I’ve always been interested in web annotations as a means to increase interaction between users and content and between users.
Over the time I’ve been researching the annotation landscape I’ve found that Hypothesis is my favorite. It also has a WordPress plugin that integrates personal Hypothesis accounts with whatever sites they visit, not just my WordPress site.
This post will discuss web annotations, how they are, and how they work. It will also discuss how to incorporate Hypothesis into a WordPress site using a plugin.
What are web annotations?
Annotations are an additional layer of information attached to a web page. These layers of information are visible to other people viewing the page but are independent of the content of the page.
In the context of a blog, annotations enable people to interact with posts or pages without having an account.
Implementation in WordPress
To work with WordPress, you need to download and install a plugin that integrates Hypothesis with your WordPress site.
Users will also need a Hypothesis account. This will store your annotations on Hypothesis servers and will allow you to annotate any site using Hypothesis.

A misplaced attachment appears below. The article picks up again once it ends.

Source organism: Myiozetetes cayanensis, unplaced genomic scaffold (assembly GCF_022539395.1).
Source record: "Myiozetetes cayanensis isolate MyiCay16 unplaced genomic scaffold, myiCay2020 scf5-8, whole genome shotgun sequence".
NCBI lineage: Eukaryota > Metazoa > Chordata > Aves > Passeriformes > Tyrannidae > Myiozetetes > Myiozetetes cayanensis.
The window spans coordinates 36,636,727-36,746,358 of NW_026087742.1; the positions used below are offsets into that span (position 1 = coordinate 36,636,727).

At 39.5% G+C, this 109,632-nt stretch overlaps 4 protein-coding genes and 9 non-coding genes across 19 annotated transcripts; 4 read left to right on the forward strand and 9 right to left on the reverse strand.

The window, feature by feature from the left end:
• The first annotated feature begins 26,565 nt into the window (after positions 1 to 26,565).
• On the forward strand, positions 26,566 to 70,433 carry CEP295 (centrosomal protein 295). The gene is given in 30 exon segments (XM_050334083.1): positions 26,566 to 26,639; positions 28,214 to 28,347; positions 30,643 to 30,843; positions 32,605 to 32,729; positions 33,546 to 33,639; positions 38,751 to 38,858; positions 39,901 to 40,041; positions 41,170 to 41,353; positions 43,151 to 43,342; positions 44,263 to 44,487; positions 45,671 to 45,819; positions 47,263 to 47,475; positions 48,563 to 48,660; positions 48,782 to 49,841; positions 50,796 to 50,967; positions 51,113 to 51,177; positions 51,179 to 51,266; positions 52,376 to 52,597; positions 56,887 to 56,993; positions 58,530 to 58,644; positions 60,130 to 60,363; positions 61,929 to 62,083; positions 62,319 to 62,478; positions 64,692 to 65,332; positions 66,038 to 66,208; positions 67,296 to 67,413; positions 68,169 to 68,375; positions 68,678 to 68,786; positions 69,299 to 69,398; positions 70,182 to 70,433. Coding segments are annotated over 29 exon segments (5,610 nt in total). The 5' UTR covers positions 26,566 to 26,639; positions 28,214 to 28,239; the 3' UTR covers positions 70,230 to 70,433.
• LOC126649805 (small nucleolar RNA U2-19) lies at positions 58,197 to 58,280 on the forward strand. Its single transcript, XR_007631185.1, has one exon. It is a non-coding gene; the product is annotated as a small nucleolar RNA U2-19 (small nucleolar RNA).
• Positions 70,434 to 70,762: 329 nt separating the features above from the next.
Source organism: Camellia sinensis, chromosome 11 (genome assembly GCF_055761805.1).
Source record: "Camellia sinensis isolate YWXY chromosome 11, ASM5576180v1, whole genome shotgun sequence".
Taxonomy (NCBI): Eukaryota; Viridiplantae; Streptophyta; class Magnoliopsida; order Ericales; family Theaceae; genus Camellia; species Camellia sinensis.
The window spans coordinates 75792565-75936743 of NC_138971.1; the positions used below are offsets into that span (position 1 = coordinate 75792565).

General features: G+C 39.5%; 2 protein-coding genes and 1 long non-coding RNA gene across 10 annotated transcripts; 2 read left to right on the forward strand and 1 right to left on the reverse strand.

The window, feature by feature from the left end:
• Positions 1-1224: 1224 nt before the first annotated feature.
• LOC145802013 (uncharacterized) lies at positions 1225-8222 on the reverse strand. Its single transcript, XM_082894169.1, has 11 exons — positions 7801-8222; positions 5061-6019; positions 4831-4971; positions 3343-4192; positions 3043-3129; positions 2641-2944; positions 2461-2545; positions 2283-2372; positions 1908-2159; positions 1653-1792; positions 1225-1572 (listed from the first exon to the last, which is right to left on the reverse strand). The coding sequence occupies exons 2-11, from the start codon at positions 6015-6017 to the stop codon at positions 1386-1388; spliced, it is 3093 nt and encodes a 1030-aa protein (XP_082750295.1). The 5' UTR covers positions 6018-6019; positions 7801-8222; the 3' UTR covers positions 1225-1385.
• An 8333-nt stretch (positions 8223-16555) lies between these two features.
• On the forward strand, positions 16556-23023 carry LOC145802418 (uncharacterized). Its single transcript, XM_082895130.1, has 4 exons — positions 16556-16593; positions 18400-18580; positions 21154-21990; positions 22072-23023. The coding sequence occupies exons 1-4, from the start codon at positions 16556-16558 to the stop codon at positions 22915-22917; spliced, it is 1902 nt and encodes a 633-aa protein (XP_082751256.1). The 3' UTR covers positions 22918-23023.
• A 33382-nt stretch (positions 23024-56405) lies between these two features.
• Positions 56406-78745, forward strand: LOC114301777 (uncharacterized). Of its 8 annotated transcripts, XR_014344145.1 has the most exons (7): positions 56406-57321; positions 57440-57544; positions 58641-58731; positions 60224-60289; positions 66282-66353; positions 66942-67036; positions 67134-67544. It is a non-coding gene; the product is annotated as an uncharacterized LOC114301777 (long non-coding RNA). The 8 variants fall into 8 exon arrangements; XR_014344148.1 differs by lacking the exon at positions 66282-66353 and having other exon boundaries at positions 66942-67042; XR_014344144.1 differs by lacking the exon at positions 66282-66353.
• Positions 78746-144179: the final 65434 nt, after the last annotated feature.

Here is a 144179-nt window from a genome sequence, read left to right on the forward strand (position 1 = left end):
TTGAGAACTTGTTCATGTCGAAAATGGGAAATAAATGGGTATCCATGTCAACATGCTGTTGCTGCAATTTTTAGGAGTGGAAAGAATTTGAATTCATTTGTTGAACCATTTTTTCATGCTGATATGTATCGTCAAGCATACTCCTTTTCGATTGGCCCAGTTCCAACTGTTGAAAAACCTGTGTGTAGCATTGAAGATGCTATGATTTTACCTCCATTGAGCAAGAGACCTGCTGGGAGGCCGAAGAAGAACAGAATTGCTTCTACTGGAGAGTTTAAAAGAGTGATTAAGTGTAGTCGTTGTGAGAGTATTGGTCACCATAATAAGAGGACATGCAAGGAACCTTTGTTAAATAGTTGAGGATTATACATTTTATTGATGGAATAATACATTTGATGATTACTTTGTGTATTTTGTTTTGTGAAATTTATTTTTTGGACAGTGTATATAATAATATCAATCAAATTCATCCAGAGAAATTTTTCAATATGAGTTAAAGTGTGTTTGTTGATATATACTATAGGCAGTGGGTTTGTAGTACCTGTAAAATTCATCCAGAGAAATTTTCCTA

How it works
When you go to a post or page on this blog, you will see the Hypothesis UI running on the top right corner of the page. If you click on it you will see a list of other public annotations on this page and an editor for you to add more annotations to the page and interact with annotations left by others on the page.
You can choose to make your annotations public, where everyone visiting the page can see them, or private ones that only the author can see.
Building a community
My hope in implementing Hypothesis for the blog is to allow people to comment and discuss items they find interesting. This will be a great way to build a community of people who share the same interests and are looking to learn from each other. While I write all the content, I’ll be the first one to admit that I don’t know it all, I don’t know about a lot of things and I’m always looking forward to learning more about the web.
It can also be used to communicate with readers without spamming them with emails. You can target posts to elicit a response from readers and can use their feedback to improve the content.
Because Hypothesis is a web service that runs through a WordPress plugin, we need to pay attention to any potential performance issues.
I always try to keep the number of user-facing plugins on my WordPress sites to a minimum. I’ll be monitoring core web vitals to make sure that performance hasn’t regressed and the number of client-facing plugins I use on the site.
I will update this post when I get data on the performance of the plugin.